I really cannot give you an answer to "why", but I can give you some information on the advantages of both IOP and bus-level LPARs:
With bus-level I/O partitioning, you dedicate an I/O bus and all resources on the bus to the same partition. A partition using the bus-level configuration, all I/O (included the alternate IPL device, console, and electronic customer support device) is dedicated and no resources are dynamically switched into or out of the partition. On a server that has partitions at the bus level, all buses are owned dedicated by their respected partitions and no devices are switched.
Bus-level logical partitions allow for: * Better problem isolation and therefore higher availability. * Better performance. * Simplified hardware management.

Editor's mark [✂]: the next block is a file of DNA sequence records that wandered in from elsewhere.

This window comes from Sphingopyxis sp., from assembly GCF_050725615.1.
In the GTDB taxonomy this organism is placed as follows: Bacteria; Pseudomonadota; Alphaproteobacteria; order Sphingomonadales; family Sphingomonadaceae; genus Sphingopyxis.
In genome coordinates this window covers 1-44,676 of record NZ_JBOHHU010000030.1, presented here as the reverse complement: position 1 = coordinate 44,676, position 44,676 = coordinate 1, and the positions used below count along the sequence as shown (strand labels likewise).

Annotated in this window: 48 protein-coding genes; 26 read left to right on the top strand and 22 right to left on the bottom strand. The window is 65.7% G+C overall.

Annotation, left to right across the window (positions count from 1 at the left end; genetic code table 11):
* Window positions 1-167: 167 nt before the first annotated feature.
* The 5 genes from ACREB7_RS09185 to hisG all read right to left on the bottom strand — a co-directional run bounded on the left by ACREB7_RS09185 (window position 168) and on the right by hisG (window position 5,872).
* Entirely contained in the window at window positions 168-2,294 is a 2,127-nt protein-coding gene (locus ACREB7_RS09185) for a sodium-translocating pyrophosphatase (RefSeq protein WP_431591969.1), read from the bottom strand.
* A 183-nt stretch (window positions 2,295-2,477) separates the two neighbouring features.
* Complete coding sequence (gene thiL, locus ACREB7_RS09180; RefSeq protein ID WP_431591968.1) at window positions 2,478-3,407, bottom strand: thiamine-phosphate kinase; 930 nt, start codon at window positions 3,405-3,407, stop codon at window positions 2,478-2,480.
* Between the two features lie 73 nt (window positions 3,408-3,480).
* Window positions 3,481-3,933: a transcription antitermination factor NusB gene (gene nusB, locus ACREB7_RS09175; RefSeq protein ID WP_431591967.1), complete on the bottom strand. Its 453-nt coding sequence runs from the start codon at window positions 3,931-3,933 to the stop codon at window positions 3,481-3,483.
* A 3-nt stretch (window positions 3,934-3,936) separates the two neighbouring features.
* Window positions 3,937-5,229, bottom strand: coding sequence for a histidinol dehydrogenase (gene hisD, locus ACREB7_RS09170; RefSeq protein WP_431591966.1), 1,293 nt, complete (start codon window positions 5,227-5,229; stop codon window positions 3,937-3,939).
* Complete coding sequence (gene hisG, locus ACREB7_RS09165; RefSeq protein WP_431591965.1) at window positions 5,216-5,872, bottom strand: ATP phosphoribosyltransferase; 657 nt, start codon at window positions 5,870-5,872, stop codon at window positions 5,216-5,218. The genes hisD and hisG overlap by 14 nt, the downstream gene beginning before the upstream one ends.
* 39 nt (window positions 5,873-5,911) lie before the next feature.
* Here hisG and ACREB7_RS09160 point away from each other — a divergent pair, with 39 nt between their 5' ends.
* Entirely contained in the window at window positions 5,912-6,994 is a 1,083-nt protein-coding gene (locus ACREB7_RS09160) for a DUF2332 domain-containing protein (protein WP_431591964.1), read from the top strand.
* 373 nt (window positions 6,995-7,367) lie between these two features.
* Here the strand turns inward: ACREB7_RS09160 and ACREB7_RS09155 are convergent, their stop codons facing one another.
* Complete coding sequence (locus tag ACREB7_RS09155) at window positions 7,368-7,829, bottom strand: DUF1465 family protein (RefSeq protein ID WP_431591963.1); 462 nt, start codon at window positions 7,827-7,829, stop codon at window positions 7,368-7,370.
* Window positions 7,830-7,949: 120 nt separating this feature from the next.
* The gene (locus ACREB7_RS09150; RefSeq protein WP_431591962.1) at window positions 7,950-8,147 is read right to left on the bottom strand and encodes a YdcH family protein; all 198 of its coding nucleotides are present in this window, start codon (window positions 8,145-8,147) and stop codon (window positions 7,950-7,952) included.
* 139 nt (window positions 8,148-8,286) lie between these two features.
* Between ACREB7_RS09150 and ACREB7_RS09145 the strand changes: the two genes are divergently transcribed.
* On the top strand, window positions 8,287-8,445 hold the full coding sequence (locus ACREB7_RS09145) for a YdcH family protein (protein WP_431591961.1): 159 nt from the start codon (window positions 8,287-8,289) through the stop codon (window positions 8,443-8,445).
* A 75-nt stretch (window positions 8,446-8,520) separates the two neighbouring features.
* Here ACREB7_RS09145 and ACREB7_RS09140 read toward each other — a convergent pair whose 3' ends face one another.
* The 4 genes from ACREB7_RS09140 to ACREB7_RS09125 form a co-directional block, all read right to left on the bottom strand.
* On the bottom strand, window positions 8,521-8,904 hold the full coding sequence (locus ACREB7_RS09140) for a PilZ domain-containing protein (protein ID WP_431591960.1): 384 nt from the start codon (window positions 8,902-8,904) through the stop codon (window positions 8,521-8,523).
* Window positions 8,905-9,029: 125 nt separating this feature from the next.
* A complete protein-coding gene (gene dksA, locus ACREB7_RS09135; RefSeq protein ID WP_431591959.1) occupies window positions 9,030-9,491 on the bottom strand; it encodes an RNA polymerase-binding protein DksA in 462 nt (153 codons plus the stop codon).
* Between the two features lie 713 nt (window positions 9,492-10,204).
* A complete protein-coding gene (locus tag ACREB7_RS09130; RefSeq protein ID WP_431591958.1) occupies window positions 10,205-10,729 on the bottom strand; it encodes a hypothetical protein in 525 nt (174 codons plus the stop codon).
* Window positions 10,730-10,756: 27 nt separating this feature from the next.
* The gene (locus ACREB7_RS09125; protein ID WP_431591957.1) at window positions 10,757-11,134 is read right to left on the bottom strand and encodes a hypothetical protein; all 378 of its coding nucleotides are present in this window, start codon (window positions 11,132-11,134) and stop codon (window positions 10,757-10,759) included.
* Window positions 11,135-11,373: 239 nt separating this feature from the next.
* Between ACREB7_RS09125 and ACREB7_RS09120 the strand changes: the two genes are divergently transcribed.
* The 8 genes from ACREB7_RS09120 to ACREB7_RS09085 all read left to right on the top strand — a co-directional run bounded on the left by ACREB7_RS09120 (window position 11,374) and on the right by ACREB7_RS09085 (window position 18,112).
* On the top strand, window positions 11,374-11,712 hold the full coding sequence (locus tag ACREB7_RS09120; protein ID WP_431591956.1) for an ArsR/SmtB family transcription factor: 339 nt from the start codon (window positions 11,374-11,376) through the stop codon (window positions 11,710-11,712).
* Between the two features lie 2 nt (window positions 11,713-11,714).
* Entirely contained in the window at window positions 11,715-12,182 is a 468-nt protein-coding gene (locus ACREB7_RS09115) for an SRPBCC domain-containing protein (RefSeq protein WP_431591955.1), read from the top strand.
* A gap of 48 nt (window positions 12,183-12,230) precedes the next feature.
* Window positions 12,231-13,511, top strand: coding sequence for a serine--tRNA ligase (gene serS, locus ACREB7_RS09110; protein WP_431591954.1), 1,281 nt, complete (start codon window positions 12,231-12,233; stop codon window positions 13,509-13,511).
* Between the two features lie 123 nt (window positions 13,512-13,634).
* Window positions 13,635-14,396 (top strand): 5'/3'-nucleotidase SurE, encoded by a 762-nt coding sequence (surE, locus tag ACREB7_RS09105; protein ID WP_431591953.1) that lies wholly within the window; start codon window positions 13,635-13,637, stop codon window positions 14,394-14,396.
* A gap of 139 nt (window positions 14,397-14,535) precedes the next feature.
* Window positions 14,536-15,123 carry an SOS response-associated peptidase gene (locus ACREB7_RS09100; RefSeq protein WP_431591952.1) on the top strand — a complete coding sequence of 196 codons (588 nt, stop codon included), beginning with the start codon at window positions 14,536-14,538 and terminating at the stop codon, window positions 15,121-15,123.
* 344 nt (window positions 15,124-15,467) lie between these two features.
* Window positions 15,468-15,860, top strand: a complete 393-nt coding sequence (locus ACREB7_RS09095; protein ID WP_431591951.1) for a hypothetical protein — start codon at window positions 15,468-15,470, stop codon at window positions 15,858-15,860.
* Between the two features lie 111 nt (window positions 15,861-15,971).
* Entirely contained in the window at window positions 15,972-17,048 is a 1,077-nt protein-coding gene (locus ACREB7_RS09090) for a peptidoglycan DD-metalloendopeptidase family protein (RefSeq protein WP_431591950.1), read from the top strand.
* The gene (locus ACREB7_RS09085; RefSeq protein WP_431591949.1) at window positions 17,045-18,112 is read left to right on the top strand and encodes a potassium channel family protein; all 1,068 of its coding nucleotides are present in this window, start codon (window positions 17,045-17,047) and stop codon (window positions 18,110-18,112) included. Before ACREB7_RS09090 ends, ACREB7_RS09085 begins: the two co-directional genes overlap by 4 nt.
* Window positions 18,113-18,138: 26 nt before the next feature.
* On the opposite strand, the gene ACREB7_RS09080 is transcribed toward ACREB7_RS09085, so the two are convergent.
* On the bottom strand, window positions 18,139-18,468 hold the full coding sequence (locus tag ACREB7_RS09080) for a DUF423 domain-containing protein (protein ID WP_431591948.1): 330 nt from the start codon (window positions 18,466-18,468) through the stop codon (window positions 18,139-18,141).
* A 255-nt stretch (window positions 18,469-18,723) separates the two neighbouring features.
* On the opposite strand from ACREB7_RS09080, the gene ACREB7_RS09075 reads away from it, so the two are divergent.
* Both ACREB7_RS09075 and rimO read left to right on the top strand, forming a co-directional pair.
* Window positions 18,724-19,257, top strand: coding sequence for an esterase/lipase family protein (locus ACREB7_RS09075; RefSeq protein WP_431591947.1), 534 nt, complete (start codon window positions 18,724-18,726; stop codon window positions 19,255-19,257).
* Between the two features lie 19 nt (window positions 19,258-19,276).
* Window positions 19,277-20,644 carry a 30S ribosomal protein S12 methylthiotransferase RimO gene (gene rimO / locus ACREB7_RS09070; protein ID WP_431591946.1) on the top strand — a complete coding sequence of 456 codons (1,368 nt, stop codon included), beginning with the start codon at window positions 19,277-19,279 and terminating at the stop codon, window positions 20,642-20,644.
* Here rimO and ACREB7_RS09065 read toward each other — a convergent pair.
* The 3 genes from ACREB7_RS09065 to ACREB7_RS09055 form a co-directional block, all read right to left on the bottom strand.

When you partition a bus at the IOP level, you share the bus and divide up the I/O resources by IOP. This type of logical partitions allows for:
* Greater flexibility with partition I/O subsystems. * Potential cost reduction by eliminating some expansion units that you may need to support additional buses. * Optimization of hardware resources to avoid server limits such as 19 buses per server (only on AS/400e models). * The ability to dynamically switch an IOP from one logical partition to another without the need to restart the server. * Simplified configuration planning since hardware movement is not necessary.
However, it is possible to configure a partition solely of dedicated buses to create a bus-level partition or solely of shared buses to create an IOP-level partition.
When setting up a secondary partition, additional considerations for card locations need to be made. If the IOP you select for the console also has a LAN card and the LAN card is not intended for use with Operations Console, it will be activated for use by the console and you may not be able to use it for your intended purposes.
This was first published in November 2001